Tuesday, January 31, 2012

Elsevier under fire...again -- Updated

Update February 28, 2012:

  • In a press release, Elsevier announces that it withdraws its support for the Research Work Act (a bill that was threatening open public access of federally funded research).
  • In parallel it has announced to the Mathematics research community that it would reduce the price of access to articles in its math journals to no more than $11 per article and that it would make the articles in “14 core mathematics journals” free to the public four years after they are first published
This Inside HigherEd article also mentions that hours after Elsevier pulled out of the RWA, lawmakers killed the bill entirely.

This time the action comes from University of Cambrige mathematician Tim Gowers (Fields Medal winner in 1998) Here is his entire blog post: Elsevier — my part in its downfall
I am not only going to refuse to have anything to do with Elsevier journals from now on, but I am saying so publicly.
His call has been answered and a public website The Cost of Knowledge has already received over a thousand signatures from researchers all over the world.

Academics have protested against Elsevier's business practices for years with little effect. The main objections are these:
  1. They charge exorbitantly high prices for their journals.
  1. They sell journals in very large "bundles," so libraries must buy a large set with many unwanted journals, or none at all. Elsevier thus makes huge profits by exploiting their essential titles, at the expense of other journals.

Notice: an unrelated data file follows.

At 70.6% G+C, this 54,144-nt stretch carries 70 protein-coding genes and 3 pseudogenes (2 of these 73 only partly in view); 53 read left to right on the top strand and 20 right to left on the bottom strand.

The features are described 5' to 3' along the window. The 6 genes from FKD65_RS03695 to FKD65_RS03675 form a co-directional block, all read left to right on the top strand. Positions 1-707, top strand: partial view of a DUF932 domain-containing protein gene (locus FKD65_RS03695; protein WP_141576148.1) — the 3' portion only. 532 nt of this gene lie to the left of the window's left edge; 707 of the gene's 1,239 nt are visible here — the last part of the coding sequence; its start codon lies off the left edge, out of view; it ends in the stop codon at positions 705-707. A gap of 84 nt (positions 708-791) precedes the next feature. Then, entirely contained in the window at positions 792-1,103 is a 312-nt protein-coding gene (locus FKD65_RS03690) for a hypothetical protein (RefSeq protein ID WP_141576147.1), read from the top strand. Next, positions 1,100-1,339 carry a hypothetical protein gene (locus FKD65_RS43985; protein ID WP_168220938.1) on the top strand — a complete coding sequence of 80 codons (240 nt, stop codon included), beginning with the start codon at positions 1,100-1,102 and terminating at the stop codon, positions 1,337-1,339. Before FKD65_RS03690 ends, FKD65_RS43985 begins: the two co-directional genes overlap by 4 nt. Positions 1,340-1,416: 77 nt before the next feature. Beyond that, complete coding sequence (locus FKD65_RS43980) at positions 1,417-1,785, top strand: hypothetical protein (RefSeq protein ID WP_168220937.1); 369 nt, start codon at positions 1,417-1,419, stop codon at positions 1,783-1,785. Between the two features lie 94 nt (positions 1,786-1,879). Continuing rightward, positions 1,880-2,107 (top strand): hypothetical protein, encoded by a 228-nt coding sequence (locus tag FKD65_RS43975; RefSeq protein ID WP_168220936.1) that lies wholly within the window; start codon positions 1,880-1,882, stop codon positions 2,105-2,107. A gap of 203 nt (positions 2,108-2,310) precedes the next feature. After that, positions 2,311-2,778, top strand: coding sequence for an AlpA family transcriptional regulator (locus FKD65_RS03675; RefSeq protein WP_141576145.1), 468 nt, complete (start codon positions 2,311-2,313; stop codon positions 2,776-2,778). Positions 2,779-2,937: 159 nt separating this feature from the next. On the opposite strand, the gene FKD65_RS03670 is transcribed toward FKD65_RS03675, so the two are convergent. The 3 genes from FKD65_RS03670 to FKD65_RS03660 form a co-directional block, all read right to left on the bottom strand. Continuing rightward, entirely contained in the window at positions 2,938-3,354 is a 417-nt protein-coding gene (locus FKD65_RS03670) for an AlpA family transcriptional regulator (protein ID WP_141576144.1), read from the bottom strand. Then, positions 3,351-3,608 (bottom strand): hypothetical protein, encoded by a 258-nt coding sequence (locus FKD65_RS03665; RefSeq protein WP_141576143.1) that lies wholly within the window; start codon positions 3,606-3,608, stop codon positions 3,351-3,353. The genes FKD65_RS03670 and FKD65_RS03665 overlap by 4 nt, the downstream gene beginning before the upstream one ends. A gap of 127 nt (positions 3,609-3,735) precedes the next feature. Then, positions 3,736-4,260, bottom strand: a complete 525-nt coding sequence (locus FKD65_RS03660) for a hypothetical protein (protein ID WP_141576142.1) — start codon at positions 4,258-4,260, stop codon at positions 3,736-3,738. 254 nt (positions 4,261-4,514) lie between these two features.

1. They support measures such as SOPA, PIPA and the Research Works Act, that aim to restrict the free exchange of information.

Monday, January 23, 2012

Apple enters the E-textbook market

While this is initially targeted to the high school market, there are obvious implications and potential for Higher Education.
NEW YORK—January 19, 2012—Apple® today announced iBooks® 2 for iPad®, featuring iBooks textbooks, an entirely new kind of textbook that’s dynamic, engaging and truly interactive. iBooks textbooks offer iPad users gorgeous, fullscreen textbooks with interactive animations, diagrams, photos, videos, unrivaled navigation and much more. [...]Leading education services companies including Houghton Mifflin Harcourt, McGraw-Hill and Pearson will deliver educational titles on the iBookstore℠ with most priced at $14.99 or less [...].
Read the full press release

from Apple site.
For reactions to the announcement (Chronicle of Highed Ed. article.)

Tuesday, January 10, 2012

Can Tweets Predict Citations?

Interesting article in the Journal of Medical Internet Research:
Can Tweets Predict Citations? Metrics of Social Impact Based on Twitter and Correlation with Traditional Metrics of Scientific Impact

The author, Gunther Eysenbach , concludes: 
Tweets can predict highly cited articles within the first 3 days of article publication. Social media activity either increases citations or reflects the underlying qualities of the article that also predict citations, but the true use of these metrics is to measure the distinct concept of social impact. Social impact measures based on tweets are proposed to complement traditional citation metrics. The proposed twimpact factor may be a useful and timely metric to measure uptake of research findings and to filter research findings resonating with the public in real time.'